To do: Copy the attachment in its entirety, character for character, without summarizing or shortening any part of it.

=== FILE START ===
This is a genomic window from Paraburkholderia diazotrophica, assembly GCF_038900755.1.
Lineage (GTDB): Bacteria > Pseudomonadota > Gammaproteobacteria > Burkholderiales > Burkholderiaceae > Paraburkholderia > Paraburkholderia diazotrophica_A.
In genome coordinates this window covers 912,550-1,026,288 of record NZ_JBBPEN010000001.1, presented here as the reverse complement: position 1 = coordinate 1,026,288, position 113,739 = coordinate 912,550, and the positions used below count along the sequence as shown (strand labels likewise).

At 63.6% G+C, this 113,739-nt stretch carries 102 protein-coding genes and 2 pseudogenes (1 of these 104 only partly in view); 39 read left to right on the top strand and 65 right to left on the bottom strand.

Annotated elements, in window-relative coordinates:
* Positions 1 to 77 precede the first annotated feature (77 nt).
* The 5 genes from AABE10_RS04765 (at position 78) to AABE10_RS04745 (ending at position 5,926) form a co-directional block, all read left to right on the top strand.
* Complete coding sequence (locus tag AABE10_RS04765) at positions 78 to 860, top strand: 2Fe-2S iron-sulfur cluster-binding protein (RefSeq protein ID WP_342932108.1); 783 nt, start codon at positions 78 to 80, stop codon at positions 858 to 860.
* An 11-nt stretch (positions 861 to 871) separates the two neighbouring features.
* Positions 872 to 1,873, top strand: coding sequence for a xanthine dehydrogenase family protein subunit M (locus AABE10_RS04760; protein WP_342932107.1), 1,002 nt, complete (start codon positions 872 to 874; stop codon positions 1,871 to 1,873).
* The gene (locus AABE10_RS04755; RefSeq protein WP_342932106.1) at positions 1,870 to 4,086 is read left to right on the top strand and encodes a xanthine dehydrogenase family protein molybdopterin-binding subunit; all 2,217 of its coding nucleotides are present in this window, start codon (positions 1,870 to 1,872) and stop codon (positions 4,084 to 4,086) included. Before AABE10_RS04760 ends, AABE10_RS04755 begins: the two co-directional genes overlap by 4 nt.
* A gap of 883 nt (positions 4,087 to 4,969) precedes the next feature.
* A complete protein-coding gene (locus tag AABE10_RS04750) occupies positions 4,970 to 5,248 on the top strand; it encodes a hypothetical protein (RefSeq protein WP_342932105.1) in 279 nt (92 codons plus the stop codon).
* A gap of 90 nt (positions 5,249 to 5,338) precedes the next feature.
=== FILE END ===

This is a genomic window from Paraburkholderia diazotrophica, assembly GCF_038900755.1.
Lineage (GTDB): Bacteria > Pseudomonadota > Gammaproteobacteria > Burkholderiales > Burkholderiaceae > Paraburkholderia > Paraburkholderia diazotrophica_A.
In genome coordinates this window covers 912,550-1,026,288 of record NZ_JBBPEN010000001.1, presented here as the reverse complement: position 1 = coordinate 1,026,288, position 113,739 = coordinate 912,550, and the positions used below count along the sequence as shown (strand labels likewise).

At 63.6% G+C, this 113,739-nt stretch carries 102 protein-coding genes and 2 pseudogenes (1 of these 104 only partly in view); 39 read left to right on the top strand and 65 right to left on the bottom strand.

Annotated elements, in window-relative coordinates:
* Positions 1 to 77 precede the first annotated feature (77 nt).
* The 5 genes from AABE10_RS04765 (at position 78) to AABE10_RS04745 (ending at position 5,926) form a co-directional block, all read left to right on the top strand.
* Complete coding sequence (locus tag AABE10_RS04765) at positions 78 to 860, top strand: 2Fe-2S iron-sulfur cluster-binding protein (RefSeq protein ID WP_342932108.1); 783 nt, start codon at positions 78 to 80, stop codon at positions 858 to 860.
* An 11-nt stretch (positions 861 to 871) separates the two neighbouring features.
* Positions 872 to 1,873, top strand: coding sequence for a xanthine dehydrogenase family protein subunit M (locus AABE10_RS04760; protein WP_342932107.1), 1,002 nt, complete (start codon positions 872 to 874; stop codon positions 1,871 to 1,873).
* The gene (locus AABE10_RS04755; RefSeq protein WP_342932106.1) at positions 1,870 to 4,086 is read left to right on the top strand and encodes a xanthine dehydrogenase family protein molybdopterin-binding subunit; all 2,217 of its coding nucleotides are present in this window, start codon (positions 1,870 to 1,872) and stop codon (positions 4,084 to 4,086) included. Before AABE10_RS04760 ends, AABE10_RS04755 begins: the two co-directional genes overlap by 4 nt.
* A gap of 883 nt (positions 4,087 to 4,969) precedes the next feature.
* A complete protein-coding gene (locus tag AABE10_RS04750) occupies positions 4,970 to 5,248 on the top strand; it encodes a hypothetical protein (RefSeq protein WP_342932105.1) in 279 nt (92 codons plus the stop codon).
* A gap of 90 nt (positions 5,249 to 5,338) precedes the next feature.